It soon became apparent, when looking at these biological type systems from an abstract viewpoint, that they could become more effective if there were no physical restraints placed upon their growth. They could evolve their own organization, so why house them in a database? Why base them on a single website? This led to the development of Kempelen boxes - structures to hold independent software agents - that could exist anywhere on the Web, and be accessible from any number of websites.

By using Kempelen boxes, virtual systems could evolve that weren't reliant upon a single organization, but could embrace the combined collaborative efforts of many.

The conceptual hurdle

The most difficult part of working with systems based upon biological principles is in shrugging off the concepts normally associated with computer systems. Computer systems are based upon algorithms and formatted information spaces, where order and organization are predetermined. Biological systems on the other hand have no preconceived ideas as to form or organization. Structure and detail emerge as a result of an evolutionary process.

Conventional business philosophy is based upon planning and monitored control. The idea that you can let a system self-evolve is anathema (although, ironically, businesses are perfect examples of organic, self-organizing systems, especially in the early stages of their history).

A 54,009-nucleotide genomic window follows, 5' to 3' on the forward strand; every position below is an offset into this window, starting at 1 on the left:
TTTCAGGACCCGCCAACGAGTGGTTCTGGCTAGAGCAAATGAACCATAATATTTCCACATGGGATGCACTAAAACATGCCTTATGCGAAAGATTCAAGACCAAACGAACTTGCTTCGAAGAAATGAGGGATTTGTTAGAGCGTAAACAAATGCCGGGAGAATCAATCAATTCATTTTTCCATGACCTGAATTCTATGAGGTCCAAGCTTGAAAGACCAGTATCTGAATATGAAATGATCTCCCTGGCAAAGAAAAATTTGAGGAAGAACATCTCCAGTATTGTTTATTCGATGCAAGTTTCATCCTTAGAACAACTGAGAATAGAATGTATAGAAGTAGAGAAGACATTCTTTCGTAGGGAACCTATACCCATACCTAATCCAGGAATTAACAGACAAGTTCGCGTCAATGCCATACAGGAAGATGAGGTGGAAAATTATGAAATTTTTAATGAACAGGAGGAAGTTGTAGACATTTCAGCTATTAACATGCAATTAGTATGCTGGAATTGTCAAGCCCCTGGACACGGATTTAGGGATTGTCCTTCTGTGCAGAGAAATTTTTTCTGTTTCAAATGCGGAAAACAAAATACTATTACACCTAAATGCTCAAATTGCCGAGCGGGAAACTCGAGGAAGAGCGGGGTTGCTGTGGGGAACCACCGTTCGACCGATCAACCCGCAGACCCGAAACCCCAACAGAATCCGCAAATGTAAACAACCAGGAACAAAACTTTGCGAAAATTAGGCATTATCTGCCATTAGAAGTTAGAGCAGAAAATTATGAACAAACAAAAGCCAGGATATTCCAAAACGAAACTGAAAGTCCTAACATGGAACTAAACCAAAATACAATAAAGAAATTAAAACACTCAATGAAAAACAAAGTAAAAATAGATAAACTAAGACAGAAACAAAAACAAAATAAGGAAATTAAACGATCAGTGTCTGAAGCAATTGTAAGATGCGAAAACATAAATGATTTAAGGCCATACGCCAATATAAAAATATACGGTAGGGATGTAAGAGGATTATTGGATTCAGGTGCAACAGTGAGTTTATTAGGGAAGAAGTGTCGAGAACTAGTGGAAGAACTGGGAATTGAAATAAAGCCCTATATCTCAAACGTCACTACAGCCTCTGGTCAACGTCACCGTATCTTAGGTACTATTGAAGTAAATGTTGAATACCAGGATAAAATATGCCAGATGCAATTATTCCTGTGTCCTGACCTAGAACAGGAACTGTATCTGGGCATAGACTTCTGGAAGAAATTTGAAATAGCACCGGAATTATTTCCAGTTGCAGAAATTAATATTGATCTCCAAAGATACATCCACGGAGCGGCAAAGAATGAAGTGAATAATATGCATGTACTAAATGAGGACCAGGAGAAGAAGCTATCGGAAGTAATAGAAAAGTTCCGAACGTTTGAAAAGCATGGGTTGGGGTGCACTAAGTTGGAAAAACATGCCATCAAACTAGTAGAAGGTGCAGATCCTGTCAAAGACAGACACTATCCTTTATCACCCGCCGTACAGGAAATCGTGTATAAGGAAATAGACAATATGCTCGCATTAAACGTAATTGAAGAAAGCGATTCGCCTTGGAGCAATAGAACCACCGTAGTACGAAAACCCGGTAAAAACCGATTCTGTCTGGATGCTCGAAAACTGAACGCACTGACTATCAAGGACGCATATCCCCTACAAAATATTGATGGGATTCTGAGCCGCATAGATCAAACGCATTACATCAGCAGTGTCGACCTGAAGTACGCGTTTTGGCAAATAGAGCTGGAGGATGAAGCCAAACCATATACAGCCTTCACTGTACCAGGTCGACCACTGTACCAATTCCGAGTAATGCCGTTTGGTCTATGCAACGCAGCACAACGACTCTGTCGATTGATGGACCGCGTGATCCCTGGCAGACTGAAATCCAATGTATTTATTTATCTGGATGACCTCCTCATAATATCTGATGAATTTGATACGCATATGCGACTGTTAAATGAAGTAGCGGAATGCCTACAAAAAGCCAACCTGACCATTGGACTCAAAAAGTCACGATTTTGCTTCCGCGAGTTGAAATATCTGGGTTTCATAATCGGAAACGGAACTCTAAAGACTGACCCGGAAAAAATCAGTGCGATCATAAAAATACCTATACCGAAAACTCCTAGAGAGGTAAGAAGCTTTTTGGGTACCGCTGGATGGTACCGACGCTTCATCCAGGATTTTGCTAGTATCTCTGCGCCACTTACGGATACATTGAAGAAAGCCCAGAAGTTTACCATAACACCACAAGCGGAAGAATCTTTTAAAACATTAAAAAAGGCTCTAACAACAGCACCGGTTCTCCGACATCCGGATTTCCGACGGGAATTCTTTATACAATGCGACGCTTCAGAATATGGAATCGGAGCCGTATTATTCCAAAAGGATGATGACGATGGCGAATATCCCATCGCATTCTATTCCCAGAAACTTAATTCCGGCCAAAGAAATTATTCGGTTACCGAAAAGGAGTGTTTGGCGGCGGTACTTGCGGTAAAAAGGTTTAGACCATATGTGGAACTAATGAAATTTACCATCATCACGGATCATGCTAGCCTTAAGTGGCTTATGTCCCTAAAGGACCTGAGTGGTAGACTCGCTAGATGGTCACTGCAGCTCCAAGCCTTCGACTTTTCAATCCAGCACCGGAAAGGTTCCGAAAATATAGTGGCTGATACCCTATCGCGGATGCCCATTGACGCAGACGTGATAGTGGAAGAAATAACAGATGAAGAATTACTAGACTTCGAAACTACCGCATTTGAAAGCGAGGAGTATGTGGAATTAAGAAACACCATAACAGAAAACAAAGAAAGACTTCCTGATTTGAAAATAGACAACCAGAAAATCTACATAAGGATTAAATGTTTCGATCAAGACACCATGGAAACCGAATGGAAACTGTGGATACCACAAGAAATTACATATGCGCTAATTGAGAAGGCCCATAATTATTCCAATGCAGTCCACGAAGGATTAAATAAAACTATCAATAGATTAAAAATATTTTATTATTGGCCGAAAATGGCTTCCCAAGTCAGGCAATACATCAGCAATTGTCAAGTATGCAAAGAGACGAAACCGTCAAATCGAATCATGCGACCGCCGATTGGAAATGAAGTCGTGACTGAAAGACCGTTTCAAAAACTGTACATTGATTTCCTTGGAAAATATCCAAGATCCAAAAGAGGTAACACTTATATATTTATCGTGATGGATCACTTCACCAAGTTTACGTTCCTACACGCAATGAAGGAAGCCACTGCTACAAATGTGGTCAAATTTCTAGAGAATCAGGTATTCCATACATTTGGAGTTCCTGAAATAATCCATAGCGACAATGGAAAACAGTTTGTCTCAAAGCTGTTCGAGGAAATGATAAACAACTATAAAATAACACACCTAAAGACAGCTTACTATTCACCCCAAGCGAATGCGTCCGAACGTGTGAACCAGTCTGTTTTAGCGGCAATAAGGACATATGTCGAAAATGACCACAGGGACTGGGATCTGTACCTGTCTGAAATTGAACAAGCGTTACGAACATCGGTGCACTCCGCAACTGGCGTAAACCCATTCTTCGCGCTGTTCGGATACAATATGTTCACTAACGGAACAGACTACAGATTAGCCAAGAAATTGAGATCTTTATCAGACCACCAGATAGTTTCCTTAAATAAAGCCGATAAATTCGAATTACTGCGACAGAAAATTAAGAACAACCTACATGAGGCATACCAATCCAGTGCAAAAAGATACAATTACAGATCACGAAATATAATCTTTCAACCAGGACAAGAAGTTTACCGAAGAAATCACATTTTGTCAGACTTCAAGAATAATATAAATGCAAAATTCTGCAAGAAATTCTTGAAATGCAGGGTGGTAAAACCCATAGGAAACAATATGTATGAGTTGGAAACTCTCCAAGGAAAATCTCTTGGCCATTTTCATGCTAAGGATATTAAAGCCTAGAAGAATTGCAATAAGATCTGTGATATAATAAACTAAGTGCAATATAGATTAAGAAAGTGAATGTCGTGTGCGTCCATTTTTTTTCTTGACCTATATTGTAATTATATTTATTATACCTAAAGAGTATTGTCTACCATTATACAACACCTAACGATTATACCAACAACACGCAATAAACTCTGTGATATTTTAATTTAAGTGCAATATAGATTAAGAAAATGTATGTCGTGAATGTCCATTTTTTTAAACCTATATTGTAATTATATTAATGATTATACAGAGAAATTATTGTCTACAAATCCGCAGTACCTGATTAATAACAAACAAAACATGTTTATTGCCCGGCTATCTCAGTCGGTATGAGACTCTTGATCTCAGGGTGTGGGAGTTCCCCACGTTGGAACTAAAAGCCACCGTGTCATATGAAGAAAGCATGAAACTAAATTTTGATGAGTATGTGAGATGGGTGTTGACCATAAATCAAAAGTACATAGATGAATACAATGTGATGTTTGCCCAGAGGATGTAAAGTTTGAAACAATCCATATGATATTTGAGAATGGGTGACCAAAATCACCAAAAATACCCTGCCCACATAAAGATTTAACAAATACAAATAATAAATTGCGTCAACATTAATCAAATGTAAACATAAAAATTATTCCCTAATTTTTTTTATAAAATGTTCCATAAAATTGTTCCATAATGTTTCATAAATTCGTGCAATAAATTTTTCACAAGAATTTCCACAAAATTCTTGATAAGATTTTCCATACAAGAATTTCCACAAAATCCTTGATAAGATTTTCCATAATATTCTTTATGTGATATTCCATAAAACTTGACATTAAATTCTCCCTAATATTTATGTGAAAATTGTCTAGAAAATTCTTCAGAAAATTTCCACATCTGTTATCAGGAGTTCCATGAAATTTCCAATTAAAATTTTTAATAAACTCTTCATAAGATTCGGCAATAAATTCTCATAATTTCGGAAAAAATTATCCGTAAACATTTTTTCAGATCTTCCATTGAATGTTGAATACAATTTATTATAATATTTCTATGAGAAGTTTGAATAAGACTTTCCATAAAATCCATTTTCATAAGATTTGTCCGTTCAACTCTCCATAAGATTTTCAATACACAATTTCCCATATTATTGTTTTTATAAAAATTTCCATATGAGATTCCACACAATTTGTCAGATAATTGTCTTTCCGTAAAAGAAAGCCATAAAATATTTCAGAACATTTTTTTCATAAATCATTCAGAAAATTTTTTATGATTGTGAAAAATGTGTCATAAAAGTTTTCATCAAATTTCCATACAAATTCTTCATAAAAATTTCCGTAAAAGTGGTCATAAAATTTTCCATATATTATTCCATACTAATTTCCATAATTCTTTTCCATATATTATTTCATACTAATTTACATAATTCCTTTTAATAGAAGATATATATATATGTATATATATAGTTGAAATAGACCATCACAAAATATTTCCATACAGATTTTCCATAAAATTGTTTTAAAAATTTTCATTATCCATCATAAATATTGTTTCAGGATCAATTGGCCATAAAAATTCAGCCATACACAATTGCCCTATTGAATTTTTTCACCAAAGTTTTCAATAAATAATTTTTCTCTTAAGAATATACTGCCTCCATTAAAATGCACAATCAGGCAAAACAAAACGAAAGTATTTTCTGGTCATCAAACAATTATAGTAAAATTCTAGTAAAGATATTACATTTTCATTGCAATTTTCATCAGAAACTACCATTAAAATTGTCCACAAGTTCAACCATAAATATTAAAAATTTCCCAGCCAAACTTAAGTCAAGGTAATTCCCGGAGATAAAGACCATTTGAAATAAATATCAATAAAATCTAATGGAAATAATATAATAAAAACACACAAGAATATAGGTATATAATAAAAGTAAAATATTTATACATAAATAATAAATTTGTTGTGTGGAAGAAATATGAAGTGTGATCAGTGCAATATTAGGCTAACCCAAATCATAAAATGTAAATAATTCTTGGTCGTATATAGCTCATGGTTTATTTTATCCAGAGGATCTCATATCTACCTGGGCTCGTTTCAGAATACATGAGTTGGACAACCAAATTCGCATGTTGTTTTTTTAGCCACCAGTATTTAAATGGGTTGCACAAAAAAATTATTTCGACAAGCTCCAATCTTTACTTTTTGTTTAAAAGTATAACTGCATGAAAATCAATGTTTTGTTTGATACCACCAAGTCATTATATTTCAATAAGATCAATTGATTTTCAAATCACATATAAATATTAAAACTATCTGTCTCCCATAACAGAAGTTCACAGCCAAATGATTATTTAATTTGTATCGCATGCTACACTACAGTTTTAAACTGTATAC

Even trying to explain biological systems is fraught with difficulties. The moment you start talking about evolution, emergence, genes, positive feedback, stigmergy, pheromone trails, complexity theory and chaos, eyes glaze over. The concepts are totally alien: both to computer experts and business executives alike.

To overcome the problem of explanation, this stigmergicsystems.com website was developed to bring together all the ideas behind biological system thinking.

In itself, this is unsatisfactory because what people really need is to see these ideas working out in practice. They need to see a 'proof of concept' working example.

Proof of concept example

The first step was to choose a problem area that would be suitable for a biological strategy approach. These areas are usually associated with change, uncertainty and competition. The subject area that immediately came to mind was 'search engine optimization of a website'.

Anyone who has had anything to do with a website is aware of the intense competition to become noticed and attract visitors. With millions of websites and billions of web pages to compete against, this has attracted tens of thousands of professional advisors and consultants. How could you even begin to even think about competing in such a volatile environment?